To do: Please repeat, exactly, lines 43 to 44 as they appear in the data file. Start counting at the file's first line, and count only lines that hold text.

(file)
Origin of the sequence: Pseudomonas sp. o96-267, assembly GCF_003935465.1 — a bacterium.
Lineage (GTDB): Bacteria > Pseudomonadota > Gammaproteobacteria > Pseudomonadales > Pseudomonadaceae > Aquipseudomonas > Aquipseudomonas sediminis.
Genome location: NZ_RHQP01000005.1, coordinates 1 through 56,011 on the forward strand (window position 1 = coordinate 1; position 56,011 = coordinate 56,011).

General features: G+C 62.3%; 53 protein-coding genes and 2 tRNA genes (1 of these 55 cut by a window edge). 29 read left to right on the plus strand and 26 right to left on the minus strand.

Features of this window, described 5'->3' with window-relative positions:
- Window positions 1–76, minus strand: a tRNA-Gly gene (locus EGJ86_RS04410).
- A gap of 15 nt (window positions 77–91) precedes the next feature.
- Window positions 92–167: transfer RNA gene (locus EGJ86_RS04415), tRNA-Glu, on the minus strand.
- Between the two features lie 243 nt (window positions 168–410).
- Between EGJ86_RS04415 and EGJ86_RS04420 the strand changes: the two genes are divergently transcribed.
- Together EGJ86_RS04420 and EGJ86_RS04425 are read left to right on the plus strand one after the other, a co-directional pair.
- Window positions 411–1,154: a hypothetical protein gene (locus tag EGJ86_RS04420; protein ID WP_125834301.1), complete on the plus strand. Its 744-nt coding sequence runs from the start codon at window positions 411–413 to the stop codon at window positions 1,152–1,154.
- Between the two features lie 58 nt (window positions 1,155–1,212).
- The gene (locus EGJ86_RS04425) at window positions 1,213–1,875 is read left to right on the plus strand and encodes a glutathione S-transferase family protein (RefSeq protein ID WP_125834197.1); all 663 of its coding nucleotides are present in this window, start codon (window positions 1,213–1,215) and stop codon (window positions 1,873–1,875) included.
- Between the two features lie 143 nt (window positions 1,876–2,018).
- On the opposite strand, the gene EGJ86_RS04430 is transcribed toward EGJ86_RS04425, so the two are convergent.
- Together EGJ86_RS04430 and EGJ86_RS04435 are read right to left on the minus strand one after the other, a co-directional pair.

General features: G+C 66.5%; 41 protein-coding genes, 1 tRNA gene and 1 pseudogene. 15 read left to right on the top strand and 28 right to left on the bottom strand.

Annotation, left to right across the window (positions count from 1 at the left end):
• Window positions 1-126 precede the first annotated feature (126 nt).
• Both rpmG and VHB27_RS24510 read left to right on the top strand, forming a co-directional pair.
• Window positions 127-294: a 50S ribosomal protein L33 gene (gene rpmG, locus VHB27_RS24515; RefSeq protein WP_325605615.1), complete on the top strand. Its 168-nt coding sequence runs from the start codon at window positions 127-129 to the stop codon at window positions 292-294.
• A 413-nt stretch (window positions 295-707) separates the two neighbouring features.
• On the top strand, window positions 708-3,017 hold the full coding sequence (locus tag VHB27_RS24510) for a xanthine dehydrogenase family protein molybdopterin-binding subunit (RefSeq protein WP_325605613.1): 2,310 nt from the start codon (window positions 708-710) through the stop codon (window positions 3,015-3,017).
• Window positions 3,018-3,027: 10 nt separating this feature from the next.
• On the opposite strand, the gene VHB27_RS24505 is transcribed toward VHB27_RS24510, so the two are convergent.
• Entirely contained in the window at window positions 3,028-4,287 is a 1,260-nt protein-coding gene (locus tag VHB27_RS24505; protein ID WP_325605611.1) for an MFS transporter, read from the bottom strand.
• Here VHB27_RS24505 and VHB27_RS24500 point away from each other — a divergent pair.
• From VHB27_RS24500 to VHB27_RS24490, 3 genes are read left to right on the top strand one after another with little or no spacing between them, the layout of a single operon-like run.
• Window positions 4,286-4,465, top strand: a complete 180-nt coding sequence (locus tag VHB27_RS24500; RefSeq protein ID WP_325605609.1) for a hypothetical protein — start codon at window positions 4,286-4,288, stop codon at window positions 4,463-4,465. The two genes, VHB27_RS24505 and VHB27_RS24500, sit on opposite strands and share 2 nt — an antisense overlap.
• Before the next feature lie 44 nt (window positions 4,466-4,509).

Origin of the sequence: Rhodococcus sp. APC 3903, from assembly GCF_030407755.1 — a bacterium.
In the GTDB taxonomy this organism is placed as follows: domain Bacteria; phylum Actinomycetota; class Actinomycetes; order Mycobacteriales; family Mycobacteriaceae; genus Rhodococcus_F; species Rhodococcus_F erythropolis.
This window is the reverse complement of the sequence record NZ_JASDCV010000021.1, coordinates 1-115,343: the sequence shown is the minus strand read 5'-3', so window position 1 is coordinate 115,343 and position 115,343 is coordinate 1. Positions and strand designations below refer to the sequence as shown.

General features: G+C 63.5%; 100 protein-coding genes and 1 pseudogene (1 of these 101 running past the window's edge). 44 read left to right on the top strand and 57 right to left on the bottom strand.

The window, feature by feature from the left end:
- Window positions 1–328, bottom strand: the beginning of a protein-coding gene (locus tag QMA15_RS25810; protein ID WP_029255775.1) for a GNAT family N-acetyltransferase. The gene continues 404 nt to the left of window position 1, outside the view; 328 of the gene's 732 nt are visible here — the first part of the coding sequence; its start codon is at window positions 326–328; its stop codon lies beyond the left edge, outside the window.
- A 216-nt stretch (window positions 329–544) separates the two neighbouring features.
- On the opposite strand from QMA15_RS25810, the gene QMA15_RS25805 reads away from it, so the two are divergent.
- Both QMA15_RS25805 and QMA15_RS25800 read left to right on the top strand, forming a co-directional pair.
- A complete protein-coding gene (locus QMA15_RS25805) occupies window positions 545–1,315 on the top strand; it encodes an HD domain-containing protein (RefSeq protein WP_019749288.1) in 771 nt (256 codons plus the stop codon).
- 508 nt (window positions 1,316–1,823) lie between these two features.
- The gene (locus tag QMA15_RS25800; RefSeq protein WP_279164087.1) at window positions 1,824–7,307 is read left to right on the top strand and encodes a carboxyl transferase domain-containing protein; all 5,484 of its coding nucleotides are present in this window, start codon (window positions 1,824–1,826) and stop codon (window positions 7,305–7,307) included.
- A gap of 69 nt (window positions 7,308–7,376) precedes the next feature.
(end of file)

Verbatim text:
- The gene (locus tag QMA15_RS25800; RefSeq protein WP_279164087.1) at window positions 1,824–7,307 is read left to right on the top strand and encodes a carboxyl transferase domain-containing protein; all 5,484 of its coding nucleotides are present in this window, start codon (window positions 1,824–1,826) and stop codon (window positions 7,305–7,307) included.
- A gap of 69 nt (window positions 7,308–7,376) precedes the next feature.